- Capitalist Countries (North America, Western Europe, Australia/NZ, and some Asian countries) vs. The Soviet Union, Mao-ist China, North Korea, Saudi Arabia, Yemen, etc.

Your ignorance of history and human nature is disgusting. People like power, it is innate. It is also why leaders "for the people" eventually ALL becoming autocratic thugs that live luxurious lives while their people suffer. There is an obvious problem with the current state of affairs and I can agree that reforms are needed, but what you suggest is pure ignorance.

If the world could be the ideal paradise that you wish it was, it would be, but it's not... To think that someone as ignorant and hate-filled as you claims to be a member of this new "ideal society" for "community good" kind of proves my point... and not to invoke Godwin's law and destroy my whole rant, but the Brownshirt's, Italian Fascisti, and Soviet Partisans thought they were noble young geniuses fighting for an ideal society. (I imagine your ideal society would eventually turn out like theirs did, history would agree with me)

Comment: Re:Whatever Apple's paying (Score 3, Insightful) 193

by oldspicepuresport (#39959521) Attached to: NY Times Apple Tax Article Flawed

If you like the Wal-Mart economy approach...a shattered peasant class with little money buying cheap crap, then you're on the right track. What you prefer depends on who you are. Rich and corporations and those stupid enough to be indoctrinated by corporations (Teabaggers, Ron Paul, etc) want lower taxes on the rich and corporations or the same as everyone else pays. The rest (people who aren't living off of capital gains, educated people who aren't subject to corporate propaganda) would prefer a more progressive tax system. If people had more money...like say things were manufactured in the US again, they wouldn't mind paying $65 more for an iPhone. And since 28% is capital gains, that means you don't know if I'm getting my money from my employer and paying in that bracket or capital gains. The fact that you assume to know where my income comes from, shows that you're not a real disciplined thinker, but more the Teabagger type who makes emo assumptions based on limited information. You know, like how teabaggers seem to think they know how the global political and economic system work even though they barely got a HS diploma?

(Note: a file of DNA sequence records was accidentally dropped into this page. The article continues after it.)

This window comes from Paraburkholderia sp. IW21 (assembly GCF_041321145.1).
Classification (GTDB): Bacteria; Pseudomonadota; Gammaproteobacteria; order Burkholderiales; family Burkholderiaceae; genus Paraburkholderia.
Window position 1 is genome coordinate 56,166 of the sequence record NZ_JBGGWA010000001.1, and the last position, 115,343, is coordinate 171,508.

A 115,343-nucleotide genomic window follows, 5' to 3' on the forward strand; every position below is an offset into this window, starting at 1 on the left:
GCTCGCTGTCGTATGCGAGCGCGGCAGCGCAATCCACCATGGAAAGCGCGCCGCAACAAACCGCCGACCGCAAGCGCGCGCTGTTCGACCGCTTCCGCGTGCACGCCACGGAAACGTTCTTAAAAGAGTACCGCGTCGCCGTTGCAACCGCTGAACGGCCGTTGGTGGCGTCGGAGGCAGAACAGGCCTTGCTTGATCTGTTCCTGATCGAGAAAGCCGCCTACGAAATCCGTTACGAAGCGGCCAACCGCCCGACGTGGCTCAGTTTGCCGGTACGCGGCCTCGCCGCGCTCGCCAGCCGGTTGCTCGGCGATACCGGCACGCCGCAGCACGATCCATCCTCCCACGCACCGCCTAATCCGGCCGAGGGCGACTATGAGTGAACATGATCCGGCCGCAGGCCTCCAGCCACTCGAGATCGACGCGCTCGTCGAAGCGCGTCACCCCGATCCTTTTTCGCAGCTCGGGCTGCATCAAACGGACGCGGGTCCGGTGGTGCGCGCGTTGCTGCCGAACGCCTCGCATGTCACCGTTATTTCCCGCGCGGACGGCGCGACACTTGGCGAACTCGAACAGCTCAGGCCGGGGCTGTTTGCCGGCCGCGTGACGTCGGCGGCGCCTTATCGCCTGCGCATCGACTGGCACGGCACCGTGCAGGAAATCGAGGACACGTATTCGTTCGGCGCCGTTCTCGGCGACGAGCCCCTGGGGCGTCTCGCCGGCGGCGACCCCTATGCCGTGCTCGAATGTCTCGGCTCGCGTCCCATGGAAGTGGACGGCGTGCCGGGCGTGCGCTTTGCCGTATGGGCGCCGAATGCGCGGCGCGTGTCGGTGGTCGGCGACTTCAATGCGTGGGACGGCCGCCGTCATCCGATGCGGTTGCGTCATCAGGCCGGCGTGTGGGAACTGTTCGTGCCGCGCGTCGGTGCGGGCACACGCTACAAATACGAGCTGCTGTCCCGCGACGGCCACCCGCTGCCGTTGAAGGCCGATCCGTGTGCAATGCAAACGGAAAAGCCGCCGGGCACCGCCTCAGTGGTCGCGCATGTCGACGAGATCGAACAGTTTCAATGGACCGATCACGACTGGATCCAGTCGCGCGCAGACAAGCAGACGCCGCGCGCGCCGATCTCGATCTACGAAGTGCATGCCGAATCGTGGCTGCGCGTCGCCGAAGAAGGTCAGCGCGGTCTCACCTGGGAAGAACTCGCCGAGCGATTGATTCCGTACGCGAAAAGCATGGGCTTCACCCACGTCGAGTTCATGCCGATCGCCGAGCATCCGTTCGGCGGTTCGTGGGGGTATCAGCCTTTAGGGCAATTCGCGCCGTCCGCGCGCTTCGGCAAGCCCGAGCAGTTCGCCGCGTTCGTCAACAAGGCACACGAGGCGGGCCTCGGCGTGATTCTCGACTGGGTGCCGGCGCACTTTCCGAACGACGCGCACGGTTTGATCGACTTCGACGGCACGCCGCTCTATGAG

Leaving aside all the immature rhetoric and petty name calling, your comment doesn't even make sense. The current system is obviously flawed, but you don't add to your credibility by rudely portraying an ill-thought out populist idealism.

In theory everything the OP said is 100% right on the money, in practice there are too many loopholes for it to function the way it should, but don't confuse the system's current disfunction with the capitalist system that has brought more wealth and more prosperity to an enormous amount of people than any other system in human history.

Corporate taxes are in theory meant to encourage reinvestment in a company, making it cheaper to reinvest than pay yourself. The problem is that it's possible (and totally legal) to do a huge number of things which effectively allow you to "pay" yourself at the corporate rate, like loaning yourself money from the corporation or buying yourself property and then leasing it to the corporation, etc. etc. etc. The solution is to ensure that if actual people take money from a corporation (they make a financial gain), that this money is taxed at a fair rate and then be done with it. People don't have problems with companies reinvesting in themselves (it's the reason I support low corporate tax rates in theory)... people have a problem with some rich jackass rigging the system to pay way less than his fair share of taxes. Tax code reform is the key, anyone going on about tax rates for the super rich clearly doesn't understand how the system works, they don't really care if you raise their taxes as they'll find a way around them anyway.

Comment: Go with the fuze box before the breaker panel (Score 0) 341

Your best bet is a fuse box installed before the main breaker panel. These things have to be replaced if/when they blow up, but will save your electronics in case of a massive surge.

A lightning strike can literally destroy everything that's plugged in; your fridge, stove, a/c, etc. are all vulnerable, so investing in a reasonable fuse box is a pretty cheap insurance policy. Your electrician should mount the box near the breaker panel, so easy access shouldn't be a problem if you need to replace it.

P.S. Why would this possibly be installed behind a wall? Please use a licensed electrician, its not worth dying over trying to install, or burning your house down if you do it wrong.